Nova Scotia

Memorial balloon from Pennsylvania finds resting place in Cape Breton

A week ago, some of Penny Dively's family gathered in a graveyard in the tiny community of New Enterprise, Pa., where they released balloons to celebrate her life. One of the balloons showed up on a beach in Inverness, N.S., three days later.

Inverness woman found balloon, reached out to family

Penny Dively of New Enterprise, Pa., died last December. A balloon from a memorial event held for her last week has made its way to Cape Breton. (Submitted by Lindsey Brode)

Some of Penny Dively's family gathered in a graveyard in the tiny community of New Enterprise, Pa., last week.

Dively, 60, died last December. June 3 was her birthday, and this would be the family's first without her.

To mark the occasion, they released a couple of dozen balloons, inscribed with the saying, "Those we love don't go away. They walk beside us every day."

On the back of each balloon, family members wrote Dively's name and the dates of her birth and death.

They watched as the balloons drifted off into the sky.

Three days later, Angie MacDonnell and her friend were running along the boardwalk in Inverness, N.S., when MacDonnell noticed a balloon between the boardwalk and the beach.

MacDonnell said they didn't recognize the name, but her friend suggested posting a photo of the balloon on Facebook.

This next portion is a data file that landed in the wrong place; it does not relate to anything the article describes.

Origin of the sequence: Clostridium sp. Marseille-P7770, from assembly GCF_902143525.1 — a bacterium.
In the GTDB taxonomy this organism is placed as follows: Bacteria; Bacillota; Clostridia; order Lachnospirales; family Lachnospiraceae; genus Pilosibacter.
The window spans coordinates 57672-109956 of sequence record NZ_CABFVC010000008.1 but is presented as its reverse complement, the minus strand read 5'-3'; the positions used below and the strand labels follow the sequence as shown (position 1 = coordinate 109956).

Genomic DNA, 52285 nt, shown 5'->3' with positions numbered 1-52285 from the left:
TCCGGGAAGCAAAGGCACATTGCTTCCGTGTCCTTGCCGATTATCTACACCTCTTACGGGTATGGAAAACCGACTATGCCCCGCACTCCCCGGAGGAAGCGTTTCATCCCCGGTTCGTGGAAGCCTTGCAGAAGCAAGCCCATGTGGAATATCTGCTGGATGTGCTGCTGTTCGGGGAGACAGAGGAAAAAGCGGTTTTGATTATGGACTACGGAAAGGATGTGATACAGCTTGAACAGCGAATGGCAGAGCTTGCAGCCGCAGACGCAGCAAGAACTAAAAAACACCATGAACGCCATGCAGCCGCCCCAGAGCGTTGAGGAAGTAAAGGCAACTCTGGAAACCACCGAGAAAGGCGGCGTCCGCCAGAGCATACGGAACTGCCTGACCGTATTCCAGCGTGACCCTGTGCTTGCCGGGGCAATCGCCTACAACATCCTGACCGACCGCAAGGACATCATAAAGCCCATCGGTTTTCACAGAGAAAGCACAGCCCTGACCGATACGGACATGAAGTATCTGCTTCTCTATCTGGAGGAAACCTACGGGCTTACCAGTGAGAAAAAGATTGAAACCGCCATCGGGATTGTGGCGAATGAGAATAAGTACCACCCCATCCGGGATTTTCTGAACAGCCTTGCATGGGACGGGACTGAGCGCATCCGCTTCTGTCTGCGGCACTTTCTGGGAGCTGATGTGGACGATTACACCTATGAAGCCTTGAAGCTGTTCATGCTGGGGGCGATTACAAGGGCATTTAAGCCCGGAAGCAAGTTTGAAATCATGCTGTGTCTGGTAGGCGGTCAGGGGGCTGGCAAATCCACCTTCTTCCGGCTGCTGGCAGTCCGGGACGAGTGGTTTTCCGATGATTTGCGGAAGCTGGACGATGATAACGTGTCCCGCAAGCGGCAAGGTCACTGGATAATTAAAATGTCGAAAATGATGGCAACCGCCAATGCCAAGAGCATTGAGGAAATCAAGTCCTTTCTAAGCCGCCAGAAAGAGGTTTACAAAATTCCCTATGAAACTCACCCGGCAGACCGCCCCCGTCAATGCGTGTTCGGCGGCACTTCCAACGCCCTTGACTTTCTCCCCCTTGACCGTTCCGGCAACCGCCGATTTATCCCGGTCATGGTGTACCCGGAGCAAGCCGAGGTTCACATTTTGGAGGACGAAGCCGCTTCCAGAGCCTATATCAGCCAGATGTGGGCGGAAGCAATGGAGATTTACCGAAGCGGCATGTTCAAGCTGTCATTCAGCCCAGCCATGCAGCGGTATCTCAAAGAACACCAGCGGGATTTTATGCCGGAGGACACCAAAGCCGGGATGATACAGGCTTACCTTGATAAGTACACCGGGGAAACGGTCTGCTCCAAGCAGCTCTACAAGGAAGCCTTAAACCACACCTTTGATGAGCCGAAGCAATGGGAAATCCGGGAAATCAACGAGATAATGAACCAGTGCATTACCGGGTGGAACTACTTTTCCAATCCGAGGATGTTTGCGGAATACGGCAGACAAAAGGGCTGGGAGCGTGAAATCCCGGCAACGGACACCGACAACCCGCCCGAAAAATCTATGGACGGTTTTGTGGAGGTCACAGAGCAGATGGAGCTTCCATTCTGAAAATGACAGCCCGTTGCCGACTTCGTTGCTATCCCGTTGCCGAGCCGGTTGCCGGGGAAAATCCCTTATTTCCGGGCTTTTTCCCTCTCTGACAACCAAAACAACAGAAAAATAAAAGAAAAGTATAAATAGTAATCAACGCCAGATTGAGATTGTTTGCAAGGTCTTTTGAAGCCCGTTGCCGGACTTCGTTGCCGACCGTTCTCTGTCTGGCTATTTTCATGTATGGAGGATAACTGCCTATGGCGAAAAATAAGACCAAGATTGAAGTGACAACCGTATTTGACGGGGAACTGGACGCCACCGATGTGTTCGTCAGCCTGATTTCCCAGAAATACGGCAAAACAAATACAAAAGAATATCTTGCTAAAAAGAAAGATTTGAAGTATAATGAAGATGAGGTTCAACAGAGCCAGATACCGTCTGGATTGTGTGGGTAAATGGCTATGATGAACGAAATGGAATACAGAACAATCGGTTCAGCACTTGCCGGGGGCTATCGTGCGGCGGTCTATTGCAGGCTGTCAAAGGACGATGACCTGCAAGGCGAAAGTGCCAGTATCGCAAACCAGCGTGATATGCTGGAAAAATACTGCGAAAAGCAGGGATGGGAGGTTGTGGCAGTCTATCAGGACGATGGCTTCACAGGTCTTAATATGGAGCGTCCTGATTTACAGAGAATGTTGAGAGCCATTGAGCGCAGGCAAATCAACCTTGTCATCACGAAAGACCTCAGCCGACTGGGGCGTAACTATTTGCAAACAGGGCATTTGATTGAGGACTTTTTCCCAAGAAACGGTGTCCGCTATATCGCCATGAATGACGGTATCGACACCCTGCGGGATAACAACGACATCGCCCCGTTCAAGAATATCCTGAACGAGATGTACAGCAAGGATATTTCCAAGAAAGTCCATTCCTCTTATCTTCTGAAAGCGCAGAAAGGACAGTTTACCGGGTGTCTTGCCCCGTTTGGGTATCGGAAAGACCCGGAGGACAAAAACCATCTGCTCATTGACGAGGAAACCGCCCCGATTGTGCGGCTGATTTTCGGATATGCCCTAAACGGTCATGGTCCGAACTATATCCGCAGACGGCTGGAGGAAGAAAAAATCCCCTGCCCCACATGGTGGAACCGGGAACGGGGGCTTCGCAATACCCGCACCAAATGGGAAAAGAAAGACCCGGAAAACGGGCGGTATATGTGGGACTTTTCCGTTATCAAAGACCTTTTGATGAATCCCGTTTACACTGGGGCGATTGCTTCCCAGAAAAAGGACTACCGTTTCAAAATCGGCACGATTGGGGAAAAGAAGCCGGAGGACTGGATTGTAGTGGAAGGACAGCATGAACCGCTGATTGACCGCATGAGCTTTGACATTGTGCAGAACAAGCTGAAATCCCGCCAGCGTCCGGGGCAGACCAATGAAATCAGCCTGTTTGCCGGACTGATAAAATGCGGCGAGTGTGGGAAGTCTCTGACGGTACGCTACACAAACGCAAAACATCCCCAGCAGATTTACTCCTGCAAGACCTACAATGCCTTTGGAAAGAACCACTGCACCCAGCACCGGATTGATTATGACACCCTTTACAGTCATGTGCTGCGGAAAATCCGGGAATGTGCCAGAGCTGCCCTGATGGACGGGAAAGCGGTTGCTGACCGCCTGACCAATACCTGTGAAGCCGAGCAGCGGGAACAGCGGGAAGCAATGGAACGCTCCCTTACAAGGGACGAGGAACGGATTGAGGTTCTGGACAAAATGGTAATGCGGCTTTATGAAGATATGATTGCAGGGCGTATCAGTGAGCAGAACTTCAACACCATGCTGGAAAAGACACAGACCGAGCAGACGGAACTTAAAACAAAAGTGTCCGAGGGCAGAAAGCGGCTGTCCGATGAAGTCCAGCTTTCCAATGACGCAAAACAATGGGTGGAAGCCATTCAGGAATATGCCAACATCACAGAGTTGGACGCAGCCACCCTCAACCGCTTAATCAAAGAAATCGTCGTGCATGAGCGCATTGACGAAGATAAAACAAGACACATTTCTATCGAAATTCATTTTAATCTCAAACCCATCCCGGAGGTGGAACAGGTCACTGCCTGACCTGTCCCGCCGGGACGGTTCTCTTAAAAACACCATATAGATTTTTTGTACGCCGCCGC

A friend on Facebook found Dively's obituary online, and MacDonnell reached out to the family to let them know she'd found the balloon.

Within hours, the family responded.

"That's one of the neat things about social media, how quickly and easily we can be connected," said MacDonnell.

Lindsey Brode, Dively's niece, said she couldn't believe it when she heard one of the balloons had been found in Nova Scotia, some 2,000 kilometres from New Enterprise.

'It's amazing'

"It's amazing," said Brode.  "I'm so thankful that she [MacDonnell] posted it and let us know."

Brode said it's fitting that the balloon came to rest where it did.

"She loved the beach," Brode said of her aunt. "To know that it made it to the beach, that's just so her."

MacDonnell said she was curious to find out more about Dively, and was touched to read comments and articles that had been written about her many volunteer activities.

"This lady sounded like she did just about everything, from every turkey dinner to [being] a volunteer firefighter," said MacDonnell.

"It sounded like she will be, and still is, missed in her community."

MacDonnell said she left the balloon where she found it, on a small dune between the boardwalk and the beach.

"It's a pretty special place."

With files from CBC Cape Breton's Mainstreet


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